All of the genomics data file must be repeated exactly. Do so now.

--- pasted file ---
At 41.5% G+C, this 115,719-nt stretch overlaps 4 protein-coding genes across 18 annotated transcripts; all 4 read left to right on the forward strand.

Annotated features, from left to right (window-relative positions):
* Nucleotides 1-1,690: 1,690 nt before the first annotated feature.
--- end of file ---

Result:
At 41.5% G+C, this 115,719-nt stretch overlaps 4 protein-coding genes across 18 annotated transcripts; all 4 read left to right on the forward strand.

Annotated features, from left to right (window-relative positions):
* Nucleotides 1-1,690: 1,690 nt before the first annotated feature.